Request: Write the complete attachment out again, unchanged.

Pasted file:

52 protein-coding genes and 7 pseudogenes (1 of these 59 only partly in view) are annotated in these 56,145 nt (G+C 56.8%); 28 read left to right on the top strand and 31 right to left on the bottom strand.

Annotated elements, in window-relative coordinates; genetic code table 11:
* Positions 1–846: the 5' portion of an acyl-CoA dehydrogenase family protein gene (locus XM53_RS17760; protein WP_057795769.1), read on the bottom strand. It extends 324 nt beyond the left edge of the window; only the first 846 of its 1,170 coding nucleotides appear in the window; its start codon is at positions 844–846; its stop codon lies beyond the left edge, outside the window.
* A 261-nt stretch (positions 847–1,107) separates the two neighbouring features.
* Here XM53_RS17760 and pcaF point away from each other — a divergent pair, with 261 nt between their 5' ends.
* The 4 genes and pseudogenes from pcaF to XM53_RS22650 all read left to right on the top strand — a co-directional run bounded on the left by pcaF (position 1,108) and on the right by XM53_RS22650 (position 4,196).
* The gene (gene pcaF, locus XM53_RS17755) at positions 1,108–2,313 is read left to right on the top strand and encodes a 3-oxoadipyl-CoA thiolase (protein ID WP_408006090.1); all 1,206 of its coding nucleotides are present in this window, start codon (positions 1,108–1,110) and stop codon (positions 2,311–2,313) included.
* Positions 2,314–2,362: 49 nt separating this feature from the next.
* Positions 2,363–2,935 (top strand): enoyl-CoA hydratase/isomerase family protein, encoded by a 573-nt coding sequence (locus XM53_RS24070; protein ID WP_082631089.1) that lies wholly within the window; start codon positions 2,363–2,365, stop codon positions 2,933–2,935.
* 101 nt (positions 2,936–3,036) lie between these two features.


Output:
52 protein-coding genes and 7 pseudogenes (1 of these 59 only partly in view) are annotated in these 56,145 nt (G+C 56.8%); 28 read left to right on the top strand and 31 right to left on the bottom strand.

Annotated elements, in window-relative coordinates; genetic code table 11:
* Positions 1–846: the 5' portion of an acyl-CoA dehydrogenase family protein gene (locus XM53_RS17760; protein WP_057795769.1), read on the bottom strand. It extends 324 nt beyond the left edge of the window; only the first 846 of its 1,170 coding nucleotides appear in the window; its start codon is at positions 844–846; its stop codon lies beyond the left edge, outside the window.
* A 261-nt stretch (positions 847–1,107) separates the two neighbouring features.
* Here XM53_RS17760 and pcaF point away from each other — a divergent pair, with 261 nt between their 5' ends.
* The 4 genes and pseudogenes from pcaF to XM53_RS22650 all read left to right on the top strand — a co-directional run bounded on the left by pcaF (position 1,108) and on the right by XM53_RS22650 (position 4,196).
* The gene (gene pcaF, locus XM53_RS17755) at positions 1,108–2,313 is read left to right on the top strand and encodes a 3-oxoadipyl-CoA thiolase (protein ID WP_408006090.1); all 1,206 of its coding nucleotides are present in this window, start codon (positions 1,108–1,110) and stop codon (positions 2,311–2,313) included.
* Positions 2,314–2,362: 49 nt separating this feature from the next.
* Positions 2,363–2,935 (top strand): enoyl-CoA hydratase/isomerase family protein, encoded by a 573-nt coding sequence (locus XM53_RS24070; protein ID WP_082631089.1) that lies wholly within the window; start codon positions 2,363–2,365, stop codon positions 2,933–2,935.
* 101 nt (positions 2,936–3,036) lie between these two features.